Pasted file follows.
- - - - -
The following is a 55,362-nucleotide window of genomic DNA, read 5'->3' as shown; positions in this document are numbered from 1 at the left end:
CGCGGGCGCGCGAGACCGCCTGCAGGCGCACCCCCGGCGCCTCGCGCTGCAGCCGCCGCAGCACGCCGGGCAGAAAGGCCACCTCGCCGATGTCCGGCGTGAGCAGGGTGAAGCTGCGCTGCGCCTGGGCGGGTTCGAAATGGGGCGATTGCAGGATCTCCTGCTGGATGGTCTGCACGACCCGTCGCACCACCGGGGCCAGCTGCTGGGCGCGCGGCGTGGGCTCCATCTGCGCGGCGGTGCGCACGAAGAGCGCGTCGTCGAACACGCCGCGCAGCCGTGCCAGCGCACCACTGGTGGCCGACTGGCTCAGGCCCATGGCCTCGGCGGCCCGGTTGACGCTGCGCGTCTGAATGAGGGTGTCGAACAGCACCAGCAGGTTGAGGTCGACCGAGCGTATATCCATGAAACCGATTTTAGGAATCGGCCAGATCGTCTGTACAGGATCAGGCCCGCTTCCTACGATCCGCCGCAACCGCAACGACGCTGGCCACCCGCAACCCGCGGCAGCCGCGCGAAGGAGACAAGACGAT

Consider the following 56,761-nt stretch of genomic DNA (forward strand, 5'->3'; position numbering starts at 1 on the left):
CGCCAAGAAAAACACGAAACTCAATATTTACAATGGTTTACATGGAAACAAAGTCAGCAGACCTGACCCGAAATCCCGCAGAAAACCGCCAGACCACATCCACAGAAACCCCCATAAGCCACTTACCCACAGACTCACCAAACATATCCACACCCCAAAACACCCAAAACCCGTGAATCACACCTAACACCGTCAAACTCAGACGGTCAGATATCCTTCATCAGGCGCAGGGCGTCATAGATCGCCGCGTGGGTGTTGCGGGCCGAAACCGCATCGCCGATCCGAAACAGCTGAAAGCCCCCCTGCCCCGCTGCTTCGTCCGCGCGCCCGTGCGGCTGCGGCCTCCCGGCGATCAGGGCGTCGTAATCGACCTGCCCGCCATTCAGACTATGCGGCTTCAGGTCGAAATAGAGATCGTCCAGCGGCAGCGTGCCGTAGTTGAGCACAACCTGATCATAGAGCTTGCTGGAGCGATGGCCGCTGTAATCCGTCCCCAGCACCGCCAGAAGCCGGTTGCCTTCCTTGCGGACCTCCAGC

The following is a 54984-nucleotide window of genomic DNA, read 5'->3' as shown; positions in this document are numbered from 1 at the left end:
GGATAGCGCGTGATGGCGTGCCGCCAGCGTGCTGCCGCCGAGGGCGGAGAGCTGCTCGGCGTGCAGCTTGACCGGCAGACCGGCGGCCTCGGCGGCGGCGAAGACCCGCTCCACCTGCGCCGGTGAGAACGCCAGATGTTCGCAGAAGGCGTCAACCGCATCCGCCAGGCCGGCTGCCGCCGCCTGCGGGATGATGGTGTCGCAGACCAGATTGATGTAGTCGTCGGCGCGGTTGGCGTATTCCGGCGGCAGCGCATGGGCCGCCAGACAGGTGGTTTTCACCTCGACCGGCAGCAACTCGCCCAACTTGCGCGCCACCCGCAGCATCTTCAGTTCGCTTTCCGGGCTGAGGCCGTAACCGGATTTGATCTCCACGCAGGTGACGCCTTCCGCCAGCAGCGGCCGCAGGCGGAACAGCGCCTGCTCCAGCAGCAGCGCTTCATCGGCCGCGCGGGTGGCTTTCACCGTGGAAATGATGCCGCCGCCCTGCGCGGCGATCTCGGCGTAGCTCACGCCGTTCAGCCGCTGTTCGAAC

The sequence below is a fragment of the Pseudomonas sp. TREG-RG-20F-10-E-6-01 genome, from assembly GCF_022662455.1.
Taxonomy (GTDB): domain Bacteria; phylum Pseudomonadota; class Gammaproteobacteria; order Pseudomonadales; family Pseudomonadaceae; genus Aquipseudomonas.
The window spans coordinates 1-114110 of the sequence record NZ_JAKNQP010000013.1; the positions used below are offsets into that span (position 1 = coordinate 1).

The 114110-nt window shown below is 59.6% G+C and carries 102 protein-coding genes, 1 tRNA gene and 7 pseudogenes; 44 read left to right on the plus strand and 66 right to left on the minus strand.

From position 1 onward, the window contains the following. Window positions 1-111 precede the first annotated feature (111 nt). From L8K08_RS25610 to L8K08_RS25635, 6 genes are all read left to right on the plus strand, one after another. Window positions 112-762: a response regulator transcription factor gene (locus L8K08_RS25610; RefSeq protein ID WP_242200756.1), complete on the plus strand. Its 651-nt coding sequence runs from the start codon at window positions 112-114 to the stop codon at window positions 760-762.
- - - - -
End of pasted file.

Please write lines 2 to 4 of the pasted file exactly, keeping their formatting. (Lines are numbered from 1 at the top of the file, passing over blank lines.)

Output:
CGCGGGCGCGCGAGACCGCCTGCAGGCGCACCCCCGGCGCCTCGCGCTGCAGCCGCCGCAGCACGCCGGGCAGAAAGGCCACCTCGCCGATGTCCGGCGTGAGCAGGGTGAAGCTGCGCTGCGCCTGGGCGGGTTCGAAATGGGGCGATTGCAGGATCTCCTGCTGGATGGTCTGCACGACCCGTCGCACCACCGGGGCCAGCTGCTGGGCGCGCGGCGTGGGCTCCATCTGCGCGGCGGTGCGCACGAAGAGCGCGTCGTCGAACACGCCGCGCAGCCGTGCCAGCGCACCACTGGTGGCCGACTGGCTCAGGCCCATGGCCTCGGCGGCCCGGTTGACGCTGCGCGTCTGAATGAGGGTGTCGAACAGCACCAGCAGGTTGAGGTCGACCGAGCGTATATCCATGAAACCGATTTTAGGAATCGGCCAGATCGTCTGTACAGGATCAGGCCCGCTTCCTACGATCCGCCGCAACCGCAACGACGCTGGCCACCCGCAACCCGCGGCAGCCGCGCGAAGGAGACAAGACGAT

Consider the following 56,761-nt stretch of genomic DNA (forward strand, 5'->3'; position numbering starts at 1 on the left):
CGCCAAGAAAAACACGAAACTCAATATTTACAATGGTTTACATGGAAACAAAGTCAGCAGACCTGACCCGAAATCCCGCAGAAAACCGCCAGACCACATCCACAGAAACCCCCATAAGCCACTTACCCACAGACTCACCAAACATATCCACACCCCAAAACACCCAAAACCCGTGAATCACACCTAACACCGTCAAACTCAGACGGTCAGATATCCTTCATCAGGCGCAGGGCGTCATAGATCGCCGCGTGGGTGTTGCGGGCCGAAACCGCATCGCCGATCCGAAACAGCTGAAAGCCCCCCTGCCCCGCTGCTTCGTCCGCGCGCCCGTGCGGCTGCGGCCTCCCGGCGATCAGGGCGTCGTAATCGACCTGCCCGCCATTCAGACTATGCGGCTTCAGGTCGAAATAGAGATCGTCCAGCGGCAGCGTGCCGTAGTTGAGCACAACCTGATCATAGAGCTTGCTGGAGCGATGGCCGCTGTAATCCGTCCCCAGCACCGCCAGAAGCCGGTTGCCTTCCTTGCGGACCTCCAGC